The New York – Paris flight carrying 460 people suffered a 4 hour de-icing delay on departure. As a result of the four hour delay, crew exceeded their maximum flying hours. This was a fact that Air France knew would happen prior to departure through simple math. If no one at the airline was paying attention, the crew themselves were certainly aware. And Manchester was 2 hours past allowable hours, but the final leg to Paris would have apparently been too far over.
The aircraft touched down at 11:30 am (UK time) and that is where it happened. Six and a half hours on the grounded plane with reported no food or water.
Air France had originally told passengers it would send a new crew to fly the plane onto its destination. However, while pre-flight checks were being carried out a technical fault was then discovered in the cabin. The airline then said it would fly three extra planes (two Airbus A318s and an A320) over to collect the passengers, but these relief aircraft took hours to arrive. After being eventually let off the double decker A380, passengers were taken to a waiting room near departures, where they say around 50 burgers were provided.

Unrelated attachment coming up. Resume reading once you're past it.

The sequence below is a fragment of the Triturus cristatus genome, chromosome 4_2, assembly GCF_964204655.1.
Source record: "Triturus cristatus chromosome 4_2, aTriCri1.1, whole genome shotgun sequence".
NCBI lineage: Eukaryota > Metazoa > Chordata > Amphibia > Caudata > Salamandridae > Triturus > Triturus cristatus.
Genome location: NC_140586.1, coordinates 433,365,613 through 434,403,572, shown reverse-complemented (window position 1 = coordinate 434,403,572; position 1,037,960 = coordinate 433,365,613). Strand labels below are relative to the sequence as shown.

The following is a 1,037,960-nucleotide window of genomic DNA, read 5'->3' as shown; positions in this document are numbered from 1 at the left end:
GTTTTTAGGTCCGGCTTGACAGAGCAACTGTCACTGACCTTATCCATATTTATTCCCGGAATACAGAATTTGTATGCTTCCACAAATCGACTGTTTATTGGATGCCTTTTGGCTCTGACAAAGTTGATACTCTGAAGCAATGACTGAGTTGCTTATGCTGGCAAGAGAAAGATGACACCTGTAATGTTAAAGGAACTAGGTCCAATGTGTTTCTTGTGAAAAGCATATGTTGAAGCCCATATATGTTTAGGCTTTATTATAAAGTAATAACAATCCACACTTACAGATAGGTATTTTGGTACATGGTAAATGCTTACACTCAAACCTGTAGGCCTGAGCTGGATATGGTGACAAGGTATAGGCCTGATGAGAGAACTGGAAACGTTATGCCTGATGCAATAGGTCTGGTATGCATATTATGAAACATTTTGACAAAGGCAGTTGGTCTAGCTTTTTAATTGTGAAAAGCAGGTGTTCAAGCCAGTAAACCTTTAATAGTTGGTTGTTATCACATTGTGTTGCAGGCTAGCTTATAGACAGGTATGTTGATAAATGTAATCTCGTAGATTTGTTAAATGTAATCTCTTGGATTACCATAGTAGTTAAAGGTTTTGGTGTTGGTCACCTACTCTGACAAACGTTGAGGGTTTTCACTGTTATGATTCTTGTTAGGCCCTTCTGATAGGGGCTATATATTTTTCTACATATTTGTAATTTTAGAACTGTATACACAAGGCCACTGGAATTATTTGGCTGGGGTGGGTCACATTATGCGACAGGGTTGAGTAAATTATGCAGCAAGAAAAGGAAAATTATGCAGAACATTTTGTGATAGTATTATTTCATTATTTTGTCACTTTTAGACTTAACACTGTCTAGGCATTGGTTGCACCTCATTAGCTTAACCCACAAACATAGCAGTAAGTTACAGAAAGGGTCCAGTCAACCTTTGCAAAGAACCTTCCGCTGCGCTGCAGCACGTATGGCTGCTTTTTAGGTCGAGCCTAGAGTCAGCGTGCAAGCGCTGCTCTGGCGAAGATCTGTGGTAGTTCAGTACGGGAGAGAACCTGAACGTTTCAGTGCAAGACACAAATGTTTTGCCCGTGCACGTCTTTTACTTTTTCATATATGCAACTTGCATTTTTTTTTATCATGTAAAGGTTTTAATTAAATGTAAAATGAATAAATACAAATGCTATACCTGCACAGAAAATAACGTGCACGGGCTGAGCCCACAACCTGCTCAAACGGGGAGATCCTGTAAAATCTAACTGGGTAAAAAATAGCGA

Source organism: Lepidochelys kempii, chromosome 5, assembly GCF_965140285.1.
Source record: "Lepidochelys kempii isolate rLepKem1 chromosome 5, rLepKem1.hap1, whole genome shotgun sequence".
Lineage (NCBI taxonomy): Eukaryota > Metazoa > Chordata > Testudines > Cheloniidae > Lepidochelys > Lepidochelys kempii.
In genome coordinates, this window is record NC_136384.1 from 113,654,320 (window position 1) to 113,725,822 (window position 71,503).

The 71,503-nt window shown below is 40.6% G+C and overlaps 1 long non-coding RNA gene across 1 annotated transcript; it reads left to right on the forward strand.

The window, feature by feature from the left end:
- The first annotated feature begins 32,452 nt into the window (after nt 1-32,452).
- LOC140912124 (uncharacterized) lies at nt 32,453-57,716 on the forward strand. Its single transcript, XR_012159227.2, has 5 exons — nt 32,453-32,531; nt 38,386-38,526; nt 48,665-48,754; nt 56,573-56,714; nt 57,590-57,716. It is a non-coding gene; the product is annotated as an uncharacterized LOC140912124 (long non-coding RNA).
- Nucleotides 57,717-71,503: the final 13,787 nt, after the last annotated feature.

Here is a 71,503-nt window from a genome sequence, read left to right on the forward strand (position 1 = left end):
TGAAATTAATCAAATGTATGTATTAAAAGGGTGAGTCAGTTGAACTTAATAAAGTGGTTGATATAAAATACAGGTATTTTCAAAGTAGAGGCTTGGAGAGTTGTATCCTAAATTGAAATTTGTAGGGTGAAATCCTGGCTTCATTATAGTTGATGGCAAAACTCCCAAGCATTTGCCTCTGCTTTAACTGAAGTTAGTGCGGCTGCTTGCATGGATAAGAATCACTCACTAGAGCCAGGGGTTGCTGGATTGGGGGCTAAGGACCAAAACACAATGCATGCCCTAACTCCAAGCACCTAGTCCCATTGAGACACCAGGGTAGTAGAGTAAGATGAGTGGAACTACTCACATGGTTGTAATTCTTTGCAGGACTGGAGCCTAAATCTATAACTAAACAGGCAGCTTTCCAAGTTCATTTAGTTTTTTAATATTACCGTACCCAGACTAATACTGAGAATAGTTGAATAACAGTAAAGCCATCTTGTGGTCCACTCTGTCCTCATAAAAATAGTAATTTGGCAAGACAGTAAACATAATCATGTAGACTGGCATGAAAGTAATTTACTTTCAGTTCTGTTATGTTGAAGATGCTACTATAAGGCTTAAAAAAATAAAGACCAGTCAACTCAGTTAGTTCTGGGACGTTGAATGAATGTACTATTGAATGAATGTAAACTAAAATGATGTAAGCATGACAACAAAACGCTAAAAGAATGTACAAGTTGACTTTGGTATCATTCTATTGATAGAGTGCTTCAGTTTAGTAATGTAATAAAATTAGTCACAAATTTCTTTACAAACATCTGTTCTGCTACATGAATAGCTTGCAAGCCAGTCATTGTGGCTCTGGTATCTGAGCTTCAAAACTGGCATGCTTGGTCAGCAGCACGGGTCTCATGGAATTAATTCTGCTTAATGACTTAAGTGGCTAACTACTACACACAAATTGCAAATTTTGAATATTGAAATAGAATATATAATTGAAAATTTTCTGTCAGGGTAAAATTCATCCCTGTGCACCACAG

Eventually 13 passengers who live in the UK, and were connecting home via Paris, were allowed to stay.. including a woman who lives down the road from the Manchester airport, who of course was stuck airside for more than 6 hours.
- This outcome couldn’t have been better than continuing the short additional distance to Paris.
- This could have happened to any airline, in fact it does every year or so at least.
- While the US has tarmac delay rules, those punish airlines for what’s often the fault of weather, airport facilities, and customs and immigration services (in fact, frequently a combination of those when you get these sort of delays).
- Since these events are recurring there should be learning, rather than just fines to airlines, with better preparedness on the part of airports and immigration.
- There should be a decent holding area for those that immigration cannot process, an emergency immigration setup, and passengers allowed (at the very least at their own expense) to leave the terminal and seek accommodation elsewhere.
- 50 hamburgers for more than 450 people after six hours, that’s like Lord of the Flies. I’ve personally catered a full 757 from inside the terminal, a domestic pier with food establishments closing, so I know more than 50 burgers are possible.